Remembering Scots who fought on after the WWI Armistice

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The world breathed a sigh of relief as the guns fell silent, marking the end of the First World War.

But for many Scots soldiers the conflict was not over.

On the day of the Armistice, November 11, 1918, a dawn attack on a company of Royal Scots left 18 men dead and 34 others wounded.

The enemy, who lost up to 30 men in the action, were Bolshevik forces, fighting in a forgotten war in northern Russia, which lasted until 1920.

Corporal Maurice Lumb, a sniper from West Yorkshire, was part of the action on November 11, and was ordered to deal with a Red marksman who had caused a number of casualties.

‘Dangerous customer’

In his account ‘Memoirs of a Sniper in Russia’ he wrote: “My eye-sight being good I soon got his position weighed up. He also knew of my presence for he kept moving a yard or two.

“I realised it was a case of sheer survival and when a grey astrakhan hat appeared I took careful aim and scored a bulls eye, which got rid of a very dangerous customer. No further casualties were sustained from that source.”

He added: “This day was the eleventh of November, 1918, but there was no armistice in that part of Russia. We had sustained a lot of casualties, but the enemy had sustained even more.”

The war diary of 2/10 Royal Scots said: “The whole Company behaved in a most gallant manner during this action. Had the enemy been successful in his attack it would have been very disastrous.”

An escort party from 2/10 Bn Royal Scots at the funeral of an officer in Archangel

The Royal Scots were awarded the battle honour Archangel – one of only two regiments to be allowed to include the name on their colours.

Military Crosses – one of the highest honours for bravery – were awarded to three Royal Scots officers after the action and other decorations, including one from the White Russian commander, were given to NCOs and privates.

T/Lt Hastins citation

The citation for temporary Lieutenant Robert Hastings read: “He personally reconnoitred the approach to the position under very severe rifle and machine-gun fire.”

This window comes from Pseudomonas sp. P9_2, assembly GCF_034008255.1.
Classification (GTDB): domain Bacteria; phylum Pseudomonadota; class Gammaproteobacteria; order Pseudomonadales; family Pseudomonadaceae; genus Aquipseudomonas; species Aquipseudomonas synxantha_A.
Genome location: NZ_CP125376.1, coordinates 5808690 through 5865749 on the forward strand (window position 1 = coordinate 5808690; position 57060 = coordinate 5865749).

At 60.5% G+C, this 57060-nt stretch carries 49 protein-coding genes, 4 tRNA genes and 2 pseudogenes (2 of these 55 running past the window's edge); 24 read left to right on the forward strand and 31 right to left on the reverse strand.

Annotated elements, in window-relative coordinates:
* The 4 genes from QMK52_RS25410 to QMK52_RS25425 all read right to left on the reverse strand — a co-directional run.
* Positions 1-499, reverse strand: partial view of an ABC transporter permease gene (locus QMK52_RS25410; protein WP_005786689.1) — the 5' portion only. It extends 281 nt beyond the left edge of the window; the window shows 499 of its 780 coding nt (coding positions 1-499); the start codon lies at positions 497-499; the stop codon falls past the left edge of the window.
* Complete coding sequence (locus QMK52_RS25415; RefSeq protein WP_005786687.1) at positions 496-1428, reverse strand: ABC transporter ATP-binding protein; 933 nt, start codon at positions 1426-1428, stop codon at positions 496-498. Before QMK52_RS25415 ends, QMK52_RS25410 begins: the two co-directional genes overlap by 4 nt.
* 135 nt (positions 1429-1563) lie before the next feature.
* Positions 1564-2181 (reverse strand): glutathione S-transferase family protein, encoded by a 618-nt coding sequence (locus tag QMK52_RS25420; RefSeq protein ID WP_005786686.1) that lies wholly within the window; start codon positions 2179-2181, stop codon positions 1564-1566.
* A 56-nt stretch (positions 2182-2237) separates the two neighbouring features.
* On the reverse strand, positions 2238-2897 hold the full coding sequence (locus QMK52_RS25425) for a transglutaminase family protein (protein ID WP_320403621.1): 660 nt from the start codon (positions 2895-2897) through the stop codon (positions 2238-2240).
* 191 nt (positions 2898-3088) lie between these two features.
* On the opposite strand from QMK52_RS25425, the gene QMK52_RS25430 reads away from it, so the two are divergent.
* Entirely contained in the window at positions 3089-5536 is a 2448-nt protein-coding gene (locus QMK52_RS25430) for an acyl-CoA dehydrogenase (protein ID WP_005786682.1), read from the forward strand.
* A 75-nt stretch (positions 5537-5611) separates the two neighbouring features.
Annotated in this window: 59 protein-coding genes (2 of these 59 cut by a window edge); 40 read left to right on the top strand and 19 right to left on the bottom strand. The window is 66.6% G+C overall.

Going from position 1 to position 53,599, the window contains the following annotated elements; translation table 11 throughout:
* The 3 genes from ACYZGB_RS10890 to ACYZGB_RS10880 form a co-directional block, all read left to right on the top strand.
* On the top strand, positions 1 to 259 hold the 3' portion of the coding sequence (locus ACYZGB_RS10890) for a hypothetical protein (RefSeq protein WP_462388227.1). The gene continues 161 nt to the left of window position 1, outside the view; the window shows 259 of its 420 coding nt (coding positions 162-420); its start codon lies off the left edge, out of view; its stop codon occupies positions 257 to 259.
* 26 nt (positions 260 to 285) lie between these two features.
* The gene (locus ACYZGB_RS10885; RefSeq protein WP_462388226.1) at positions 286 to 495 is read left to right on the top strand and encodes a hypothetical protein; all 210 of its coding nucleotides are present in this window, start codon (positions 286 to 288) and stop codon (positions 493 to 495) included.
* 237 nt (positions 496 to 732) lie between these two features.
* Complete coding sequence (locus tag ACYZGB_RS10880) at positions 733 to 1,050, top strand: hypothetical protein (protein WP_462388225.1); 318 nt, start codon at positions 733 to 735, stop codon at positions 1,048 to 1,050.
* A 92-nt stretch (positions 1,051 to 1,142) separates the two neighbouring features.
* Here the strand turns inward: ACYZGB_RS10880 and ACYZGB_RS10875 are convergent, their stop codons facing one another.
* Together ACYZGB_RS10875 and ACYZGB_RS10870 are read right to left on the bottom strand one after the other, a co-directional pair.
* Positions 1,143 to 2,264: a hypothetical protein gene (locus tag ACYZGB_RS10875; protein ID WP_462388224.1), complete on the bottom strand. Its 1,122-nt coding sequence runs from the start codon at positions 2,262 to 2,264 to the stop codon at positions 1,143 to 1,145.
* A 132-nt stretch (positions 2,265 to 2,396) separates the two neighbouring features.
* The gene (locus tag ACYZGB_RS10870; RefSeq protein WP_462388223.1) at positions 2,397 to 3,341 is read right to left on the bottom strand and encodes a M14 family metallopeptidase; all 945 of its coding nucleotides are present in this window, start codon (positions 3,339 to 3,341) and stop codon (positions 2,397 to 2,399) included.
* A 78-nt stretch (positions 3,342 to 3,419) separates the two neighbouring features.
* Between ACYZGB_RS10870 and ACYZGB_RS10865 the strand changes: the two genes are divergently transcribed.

A task force of British, Canadians, Australians, French, Italians and Americans had been sent to Archangel in August 1918 to bolster forces opposed to the Bolshevik government which had seized power in the October Revolution the previous year.

Brigadier-General Edmund IronsideEdinburgh-born General Edmund Ironside led the intervention force in northern Russia

Apart from 2/10 Battalion, Royal Scots, the British troops included men from 2nd Battalion Highland Light Infantry and a detachment of 548 (Dundee) Field Company Royal Engineers.

The Allies felt the Bolshevik regime was a puppet of Germany and the intervention, commanded by Edinburgh-born Brigadier-General Edmund Ironside, was ordered to ensure the Germans could not move forces to the Western Front from Russia.

Military historian Paul Duckmanton said when the Armistice took place in France and Flanders, the troops in Russia had already been fighting, but the reason for being there were suddenly less clear.

“Some of them did struggle. A lot of the troops wondered why they were still there.

“There were a lot of mutinies by some of the forces, and there was a realisation there wasn’t the interest from the public – or the will to carry on fighting longer term.”

The Royal Scots battalion sent to Russia had spent the whole of World War One in the UK as a coastal defence force, and few of the men had any experience in fighting.

Most of them were classed as unfit for front-line duties.

Their task was to command the rivers and railway lines leading to Archangel and Murmansk, to prevent Germany from establishing a submarine base in northern Russia.

‘Manned up’

Fighting was carried out in unfamiliar terrain against heavily armed Bolshevik forces.

Colonel Martin Gibson, a trustee of the Royal Scots Museum said they acquitted themselves well.

“The idea was to involve the Germans so they couldn’t go and reinforce the Western Front, and isolate them. But they paid dearly for it.

“Reading the diaries from there, the commanding officer and other solders there, they manned up and they did extremely well in very difficult conditions with a huge number of enemy facing them.”

Conditions were tough for the Scots, particularly when they heard fighting was over in France.

John Stewart, from Coatbridge, was 20 when the Armistice was declared.

In an unpublished autobiography he wrote: “Christmastime was fast approaching. In the meantime we had heard that the Armistice was signed on the Western Front in France – that raised our spirits, soon now we would be out of this Godforsaken country, but we were sadly disillusioned.

“I had my 21st birthday on the 20th day of December; my celebration as well as all my comrades was a tin of McConnachy Stew and some hard tack biscuits.

“The winter was now taking its toll. Numerous cases of frostbite and influenza added to our already beleaguered forces.”

In all, British forces lost 37 officers and 217 men in the campaigns in Archangel and Murmansk, with a further 41 officers and 320 men being wounded in action before the campaign came to an end in 1920.

They had in effect been taking part in a civil war, siding with the White Russians against the Reds – the Bolsheviks.

Paul Duckmanton said that is part of the reason the intervention is so little known.

“It was felt it was embarrassing. It seemed to be a muddled policy,” he said.

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